By David Callif, President of BCM INKS
Six months ago, I started to receive emails from my son, Rob, BCM’s VP, which contained odd looking hieroglyphics. I didn’t want to show my ignorance so I began an internet search.
Much to my surprise, I found that Rob was using one of the most exciting examples of new technology. Technology that our industry will soon see on graphic packages, POP, and other types of communication. This new technology is the QR code.
What is a QR code?
A QR code (abbreviation for Quick Response Code) is a specific matrix barcode (or a two dimensional code) that is readable by a QR code reader app for smart phones, tablets, etc. These codes were developed by a Japanese company in the mid ‘90s as a means to track parts for the automotive industry. The code consists of black modules arranged in a square pattern on white background. The information encoded may be text, URL, or other data that are free and easy to generate. Some popular QR code generators are Kaywa or QR Stuff.
A QR code is a new way for customers and prospects to reach a web page, a location, or obtain information about products and services. Add a QR code containing contact information to your business card and someone can add you to their contact list by reading the QR code. Add a QR code to individual products on your website and enable customers or prospects to download product details and a phone number for ordering, or link to a YouTube video. Add a QR code to a corrugated package to take the recipient directly to the website of the business offering the product or service.
QR code vs. barcode
A QR code can store information vertically and horizontally. Therefore, a QR code can hold up to 7089 characters while a typical barcode holds a maximum of 20 digits. In addition, QR codes take up about one-tenth the space of a barcode. This ability to hold a great deal of information in a small space is what makes the QR codes so valuable.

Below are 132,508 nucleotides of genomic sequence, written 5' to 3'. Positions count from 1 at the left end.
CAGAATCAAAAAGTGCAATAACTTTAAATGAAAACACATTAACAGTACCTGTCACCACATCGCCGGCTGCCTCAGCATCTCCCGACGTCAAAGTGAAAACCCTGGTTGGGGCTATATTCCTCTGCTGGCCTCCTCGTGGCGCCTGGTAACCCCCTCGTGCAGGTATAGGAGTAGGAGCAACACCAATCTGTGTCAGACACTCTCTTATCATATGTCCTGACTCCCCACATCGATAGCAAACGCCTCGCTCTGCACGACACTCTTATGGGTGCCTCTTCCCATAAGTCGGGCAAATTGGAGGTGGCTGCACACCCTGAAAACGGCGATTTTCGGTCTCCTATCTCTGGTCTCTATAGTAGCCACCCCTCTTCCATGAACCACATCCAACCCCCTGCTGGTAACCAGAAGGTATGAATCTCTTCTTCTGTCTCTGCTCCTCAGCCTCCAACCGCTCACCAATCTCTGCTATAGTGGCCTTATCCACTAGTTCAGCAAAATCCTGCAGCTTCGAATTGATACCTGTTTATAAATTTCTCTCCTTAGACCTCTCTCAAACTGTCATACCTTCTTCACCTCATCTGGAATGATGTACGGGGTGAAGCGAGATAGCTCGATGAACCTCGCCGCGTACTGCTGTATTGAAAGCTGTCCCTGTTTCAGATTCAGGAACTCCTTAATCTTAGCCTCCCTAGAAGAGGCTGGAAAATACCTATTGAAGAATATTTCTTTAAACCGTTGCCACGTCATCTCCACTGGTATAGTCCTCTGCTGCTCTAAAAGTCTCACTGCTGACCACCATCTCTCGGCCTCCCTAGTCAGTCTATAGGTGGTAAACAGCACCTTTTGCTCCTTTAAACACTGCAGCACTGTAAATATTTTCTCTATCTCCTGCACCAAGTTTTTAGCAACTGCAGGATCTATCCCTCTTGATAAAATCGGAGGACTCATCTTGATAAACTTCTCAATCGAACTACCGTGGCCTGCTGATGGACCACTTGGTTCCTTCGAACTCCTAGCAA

QR codes are quite common in Japan and their use is growing in Europe. In the United States, QR codes are just beginning to appear but are expected to spread rapidly. A QR code may be applied to many substrates – paper, plastic, even cloth – and on many surfaces, including curved ones – walls, floors, billboards, and t-shirts. About the only limitation is ensuring that the QR code is of sufficient resolution to be read by the mobile phone or other device.
If you haven’t already run across QR codes on a package or display, you will soon.
A key to your successful print is your printing plate. Just as you have worked with your printing plate suppliers to develop readable barcodes, you will need to do the same with QR codes.
The inks you use will also play an important role. BCM Inks can help minimize the potential pitfalls and work with you and your plate supplier and sales force to maximize the possibilities of QR codes.
If you would like to learn more about QR codes or comment about this article, please email me at email@example.com.
P.S. A special thanks to Gwyn Adams, owner of the Village Print & Web in Cincinnati, for introducing me to some of the information included in this article.
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See Scott Miller’s article “Spot on Brand Colors” in the May/June issue of BoxScore